Agile in the classroom
As is usual with all good ideas, the students introduced me to Trello. A small group was using it to build a computer game. They were able to break down activities, delegate tasks, track progress, and tick off completed jobs. They suggested I use it for an event we were planning to run and sure enough, it made organizing everything a cinch.
One of the things I did when I worked in FE was to promote creative thinking as a key element of computing and asked a graphic designer (albeit a confident programmer) in to teach some of the units. It wasn’t until I saw Trello being used by students on the Graphic Design course that I realized ideas had cross-fertilized and immediately recognized the versatility and usefulness of this platform to many different courses.
Project-based learning really needs to be what we’re all doing now. It doesn’t just test ideas and application but builds soft skills, critical thinking and resilience, especially when you have to collaborate and work with others.
It’s the doing way of learning.
Project-based learning leads to tangible outcomes that students can use to demonstrate what they’ve learned. The best projects encourage students to be innovative and original, to stand on the shoulders of giants and still produce something they are proud to call their own.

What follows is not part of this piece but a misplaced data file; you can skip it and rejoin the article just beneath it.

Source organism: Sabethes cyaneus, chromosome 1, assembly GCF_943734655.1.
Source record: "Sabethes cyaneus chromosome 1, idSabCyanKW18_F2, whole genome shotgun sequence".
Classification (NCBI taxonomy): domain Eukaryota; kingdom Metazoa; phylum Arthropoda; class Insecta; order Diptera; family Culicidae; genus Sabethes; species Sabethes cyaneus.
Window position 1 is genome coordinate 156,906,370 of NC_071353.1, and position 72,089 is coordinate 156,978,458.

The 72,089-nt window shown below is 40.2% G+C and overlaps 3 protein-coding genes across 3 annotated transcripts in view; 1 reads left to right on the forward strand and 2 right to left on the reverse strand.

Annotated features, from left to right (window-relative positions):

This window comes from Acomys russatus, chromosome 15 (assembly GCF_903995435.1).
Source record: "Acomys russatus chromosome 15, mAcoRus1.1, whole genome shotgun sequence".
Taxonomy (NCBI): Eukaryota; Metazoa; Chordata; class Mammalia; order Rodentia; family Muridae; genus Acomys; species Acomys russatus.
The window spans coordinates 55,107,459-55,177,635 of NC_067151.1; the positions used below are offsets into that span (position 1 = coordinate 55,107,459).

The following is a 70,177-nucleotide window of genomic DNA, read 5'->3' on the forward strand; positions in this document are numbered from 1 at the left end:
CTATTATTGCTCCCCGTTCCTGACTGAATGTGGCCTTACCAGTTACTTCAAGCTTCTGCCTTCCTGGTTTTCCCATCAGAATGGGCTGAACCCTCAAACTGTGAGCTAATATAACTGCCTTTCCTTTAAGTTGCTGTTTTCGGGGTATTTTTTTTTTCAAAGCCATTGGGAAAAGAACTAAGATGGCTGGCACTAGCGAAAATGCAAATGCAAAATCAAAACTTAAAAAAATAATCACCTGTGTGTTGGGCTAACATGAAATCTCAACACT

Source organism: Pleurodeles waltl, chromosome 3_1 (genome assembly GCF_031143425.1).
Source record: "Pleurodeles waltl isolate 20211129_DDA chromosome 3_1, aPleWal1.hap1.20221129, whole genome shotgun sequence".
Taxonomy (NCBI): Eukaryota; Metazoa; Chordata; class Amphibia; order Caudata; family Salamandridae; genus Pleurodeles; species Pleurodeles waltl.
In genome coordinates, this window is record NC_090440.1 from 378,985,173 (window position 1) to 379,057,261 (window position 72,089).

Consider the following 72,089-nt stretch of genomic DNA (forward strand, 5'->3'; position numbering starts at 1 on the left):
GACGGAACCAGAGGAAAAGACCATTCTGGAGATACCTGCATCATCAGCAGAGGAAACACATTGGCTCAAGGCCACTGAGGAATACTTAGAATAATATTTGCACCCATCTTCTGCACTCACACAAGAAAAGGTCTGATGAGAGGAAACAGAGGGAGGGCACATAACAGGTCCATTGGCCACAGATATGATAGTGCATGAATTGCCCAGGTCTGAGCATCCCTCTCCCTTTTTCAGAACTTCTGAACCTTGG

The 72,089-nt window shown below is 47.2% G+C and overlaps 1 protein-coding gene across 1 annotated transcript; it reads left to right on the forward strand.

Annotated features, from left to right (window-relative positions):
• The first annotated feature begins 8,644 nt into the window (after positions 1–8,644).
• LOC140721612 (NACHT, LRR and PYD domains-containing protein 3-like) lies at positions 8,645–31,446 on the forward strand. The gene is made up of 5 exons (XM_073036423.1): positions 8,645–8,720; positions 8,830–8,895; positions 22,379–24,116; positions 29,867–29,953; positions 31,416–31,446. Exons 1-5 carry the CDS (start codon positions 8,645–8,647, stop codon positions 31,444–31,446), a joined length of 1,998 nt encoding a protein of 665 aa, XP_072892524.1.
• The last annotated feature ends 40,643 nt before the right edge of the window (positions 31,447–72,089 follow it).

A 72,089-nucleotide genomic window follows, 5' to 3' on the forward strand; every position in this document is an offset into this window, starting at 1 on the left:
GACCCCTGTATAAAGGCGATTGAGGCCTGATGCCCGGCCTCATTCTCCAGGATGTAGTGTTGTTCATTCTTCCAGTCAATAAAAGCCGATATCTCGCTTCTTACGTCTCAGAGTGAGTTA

Trello might be a means to an end but it’s the simplest most effective way to project manage that I’ve come across. I’ve seen cards infused with ideas, self-reflection, encouragement, references, tangents. I’ve seen students take responsibility, recognise the importance is to the project, no matter how small.
Of course all this happens in teams that use Trello, and that’s precisely the point. Students need to treated not like students, but as practitioners and professionals in their own right.
My current team is using Trello and I’m learning to relinquish ownership in a way that might be familiar to other managers. How we use it has certainly evolved since we first built a board for our work. I’m never good at giving up control of an idea but I know it’s important and it’s a mark of the success of introducing it in the first place. It’s not my board, it’s our board. I’m not even the chairman of the board.
There are so many parallels between teaching and management, as you can tell, it doesn’t come easily and needs to be worked out. Having a space that communicates ideas, stimulates cooperative working and isn’t completely autocratic (ahem…microsoft) is a good thing, believe me.
I recommend bringing Trello into the class room, let students work in an agile way and you’ll gain insight into the way they work and more importantly, how they work together.
Our son is 13 years old and, as you might imagine, his concerns after school are texting his friends, posting selfies…2014.mrandmrsok.com
It wasn’t my childhood ambition to be a teacher. I wanted to be a professor of history or a manager of a business …www.theguardian.com
Trello is an awesome project management tool that makes collaboration easy and, dare I say, even fun. But this visual…lifehacker.com
Productivity is now in session. Sign up now and start teaching with perspective.trello.com